Kicking the ‘False Idol’
Life Lessons from George Soros
George Soros described his experience during World War II as a Jew as his formative year. In escaping from the Nazis, Soros’ father understood that “there are times when the normal rules don’t apply.” As described in the title of his talk last week, “The New Paradigm for Financial Markets,” the world is entering one of those very times. People haven’t a clue of the value of assets that serve as the foundation of the world economy, our leaders are fumbling their way through the dark, and the world is entering uncharted territory. As a result, the markets yo-yo like a cheap kid’s toy.
Ironically, while Soros was speaking on stage at MIT last week, the Dow Jones index was staging a record rally which produced the second-highest all time point gain. This was in anticipation of a substantial Fed interest rate cut for the next day. What happened the next day when a rate cut actually happened?
Perception is reality. The Dow barely budged.
George Soros is a fan of “reflexivity,” a philosophy that he picked up from his readings of the philosopher Karl Popper. The basic tenet is that the act of comprehending an idea will influence and change the very system that was beheld. Similar to Heisenberg’s Uncertainty Principle in physics — where the act of observation will affect the location wavefunction of a particle — reflexivity naturally extends to financial markets.
Traders are intimately integrated with the financial system; the very actions of buying and selling financial products in the market produce the value of the good. What a buyer perceives to be the price will actually create the price. The failure of the banks caused the limbo the world is currently hanging in, all due to a compounding error of human perception in the valuation of mortgages and their associated securities. Coupled with a system that held up this magnificent and risky Ponzi scheme, we were none the wiser until it came crashing down and the deleveraging began.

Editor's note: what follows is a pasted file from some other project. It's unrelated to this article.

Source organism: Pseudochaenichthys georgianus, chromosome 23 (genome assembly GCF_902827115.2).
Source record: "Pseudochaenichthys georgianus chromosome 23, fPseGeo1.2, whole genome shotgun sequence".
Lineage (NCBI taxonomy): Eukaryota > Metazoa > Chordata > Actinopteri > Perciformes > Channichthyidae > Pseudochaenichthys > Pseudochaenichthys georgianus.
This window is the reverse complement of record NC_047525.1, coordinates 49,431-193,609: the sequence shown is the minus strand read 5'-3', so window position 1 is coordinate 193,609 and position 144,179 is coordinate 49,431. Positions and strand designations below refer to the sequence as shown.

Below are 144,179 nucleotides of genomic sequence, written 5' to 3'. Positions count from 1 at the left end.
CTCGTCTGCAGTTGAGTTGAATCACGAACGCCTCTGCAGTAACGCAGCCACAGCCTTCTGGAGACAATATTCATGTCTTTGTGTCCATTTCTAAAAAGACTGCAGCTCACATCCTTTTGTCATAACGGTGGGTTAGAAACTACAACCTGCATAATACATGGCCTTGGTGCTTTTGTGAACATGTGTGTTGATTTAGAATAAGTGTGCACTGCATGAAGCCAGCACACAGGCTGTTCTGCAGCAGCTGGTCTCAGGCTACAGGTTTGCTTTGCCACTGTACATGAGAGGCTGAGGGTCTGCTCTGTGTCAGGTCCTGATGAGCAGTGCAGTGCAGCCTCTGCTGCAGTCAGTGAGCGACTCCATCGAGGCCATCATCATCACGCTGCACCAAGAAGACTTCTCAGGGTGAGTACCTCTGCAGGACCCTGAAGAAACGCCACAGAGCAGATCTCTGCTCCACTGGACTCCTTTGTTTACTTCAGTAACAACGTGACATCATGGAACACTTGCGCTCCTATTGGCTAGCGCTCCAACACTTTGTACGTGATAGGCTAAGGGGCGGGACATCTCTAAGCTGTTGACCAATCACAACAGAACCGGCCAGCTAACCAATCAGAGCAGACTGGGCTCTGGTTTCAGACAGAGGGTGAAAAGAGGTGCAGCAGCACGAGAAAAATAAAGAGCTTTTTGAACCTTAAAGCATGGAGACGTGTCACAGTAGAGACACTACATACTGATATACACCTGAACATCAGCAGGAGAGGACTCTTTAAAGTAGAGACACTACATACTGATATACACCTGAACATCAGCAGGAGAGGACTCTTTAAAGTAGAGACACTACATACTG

There is a logical extension of Soros’ belief in reflexivity — there is no such thing as a completely free market. Soros minted his fortune off those who believed otherwise. Markets are surrounded by very private controls. Governments back the contracts that preside over the transaction. Regulations stipulate what is or isn’t allowed. Officials decide what the market-wide interest rates are. Lately and even more dramatically, regulators have swooped upon the economy like the Grim Reaper, deciding which firms live and which firms die.
The actions of the Bush administration highlight the contrast between Republican dogma and Soros’ philosophy even more sharply. Treasury Secretary Henry Paulson and Fed Chairman Benjamin S. Bernake PhD ’79 stood on the sidelines and looked dumbfounded when the shit hit the fan. Only after Lehman Brothers fell and the rest of the banking system was at risk of cascading into oblivion did the leaders of the US financial system finally toss their free market beliefs out the window. What we’re left with is a thoroughly unfree system and government sticking their nationalization fingers in many pots.
There never was a free market and, as the mortgage debacle demonstrates, there probably should have been less of one given that more stringent regulations were so desperately needed. Libertarians, Chicago-school economists, and Republicans are professing their faith in a false idol. Our government’s leaders spouted out ideology until the circumstances in front of them became so obviously dire, intervention was absolutely necessary.
Soros’ lesson extends to today’s election and the future of our country’s economy. Vote for the candidate and the party that you think understands how markets really work.
If you need a hint to answer that quiz question, here’s one: as Soros proclaimed four years ago during the last election, “I want to shout from the rooftops: ‘Wake up, America! Don’t you realize that we are being misled?’”